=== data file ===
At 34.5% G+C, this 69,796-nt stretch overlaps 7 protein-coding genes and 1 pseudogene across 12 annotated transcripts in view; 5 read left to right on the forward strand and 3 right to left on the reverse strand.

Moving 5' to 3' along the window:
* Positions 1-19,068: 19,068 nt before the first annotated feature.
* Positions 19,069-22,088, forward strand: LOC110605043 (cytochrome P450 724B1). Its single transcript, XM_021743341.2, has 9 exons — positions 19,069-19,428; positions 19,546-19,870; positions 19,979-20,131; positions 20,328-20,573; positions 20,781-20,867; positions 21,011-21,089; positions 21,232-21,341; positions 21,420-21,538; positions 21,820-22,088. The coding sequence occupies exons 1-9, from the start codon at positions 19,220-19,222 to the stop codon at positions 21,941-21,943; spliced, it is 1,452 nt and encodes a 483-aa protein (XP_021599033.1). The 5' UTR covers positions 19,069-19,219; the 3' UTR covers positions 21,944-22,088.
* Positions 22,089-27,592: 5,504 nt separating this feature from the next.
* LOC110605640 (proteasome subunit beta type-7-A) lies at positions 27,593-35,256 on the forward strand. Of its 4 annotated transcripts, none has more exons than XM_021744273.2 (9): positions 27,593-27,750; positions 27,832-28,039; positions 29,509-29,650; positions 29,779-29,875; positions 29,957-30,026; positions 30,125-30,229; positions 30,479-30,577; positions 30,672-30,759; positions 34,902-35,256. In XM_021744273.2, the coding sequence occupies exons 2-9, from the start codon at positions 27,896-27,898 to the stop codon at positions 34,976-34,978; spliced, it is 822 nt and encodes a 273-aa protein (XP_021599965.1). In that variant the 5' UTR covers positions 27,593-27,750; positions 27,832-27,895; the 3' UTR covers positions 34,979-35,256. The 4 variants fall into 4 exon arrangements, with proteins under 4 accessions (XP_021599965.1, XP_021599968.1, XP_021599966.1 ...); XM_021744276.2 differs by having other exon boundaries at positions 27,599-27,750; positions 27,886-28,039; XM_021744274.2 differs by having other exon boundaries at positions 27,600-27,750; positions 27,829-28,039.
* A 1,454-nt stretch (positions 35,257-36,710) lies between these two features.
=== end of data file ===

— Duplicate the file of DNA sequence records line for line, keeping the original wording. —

At 34.5% G+C, this 69,796-nt stretch overlaps 7 protein-coding genes and 1 pseudogene across 12 annotated transcripts in view; 5 read left to right on the forward strand and 3 right to left on the reverse strand.

Moving 5' to 3' along the window:
* Positions 1-19,068: 19,068 nt before the first annotated feature.
* Positions 19,069-22,088, forward strand: LOC110605043 (cytochrome P450 724B1). Its single transcript, XM_021743341.2, has 9 exons — positions 19,069-19,428; positions 19,546-19,870; positions 19,979-20,131; positions 20,328-20,573; positions 20,781-20,867; positions 21,011-21,089; positions 21,232-21,341; positions 21,420-21,538; positions 21,820-22,088. The coding sequence occupies exons 1-9, from the start codon at positions 19,220-19,222 to the stop codon at positions 21,941-21,943; spliced, it is 1,452 nt and encodes a 483-aa protein (XP_021599033.1). The 5' UTR covers positions 19,069-19,219; the 3' UTR covers positions 21,944-22,088.
* Positions 22,089-27,592: 5,504 nt separating this feature from the next.
* LOC110605640 (proteasome subunit beta type-7-A) lies at positions 27,593-35,256 on the forward strand. Of its 4 annotated transcripts, none has more exons than XM_021744273.2 (9): positions 27,593-27,750; positions 27,832-28,039; positions 29,509-29,650; positions 29,779-29,875; positions 29,957-30,026; positions 30,125-30,229; positions 30,479-30,577; positions 30,672-30,759; positions 34,902-35,256. In XM_021744273.2, the coding sequence occupies exons 2-9, from the start codon at positions 27,896-27,898 to the stop codon at positions 34,976-34,978; spliced, it is 822 nt and encodes a 273-aa protein (XP_021599965.1). In that variant the 5' UTR covers positions 27,593-27,750; positions 27,832-27,895; the 3' UTR covers positions 34,979-35,256. The 4 variants fall into 4 exon arrangements, with proteins under 4 accessions (XP_021599965.1, XP_021599968.1, XP_021599966.1 ...); XM_021744276.2 differs by having other exon boundaries at positions 27,599-27,750; positions 27,886-28,039; XM_021744274.2 differs by having other exon boundaries at positions 27,600-27,750; positions 27,829-28,039.
* A 1,454-nt stretch (positions 35,257-36,710) lies between these two features.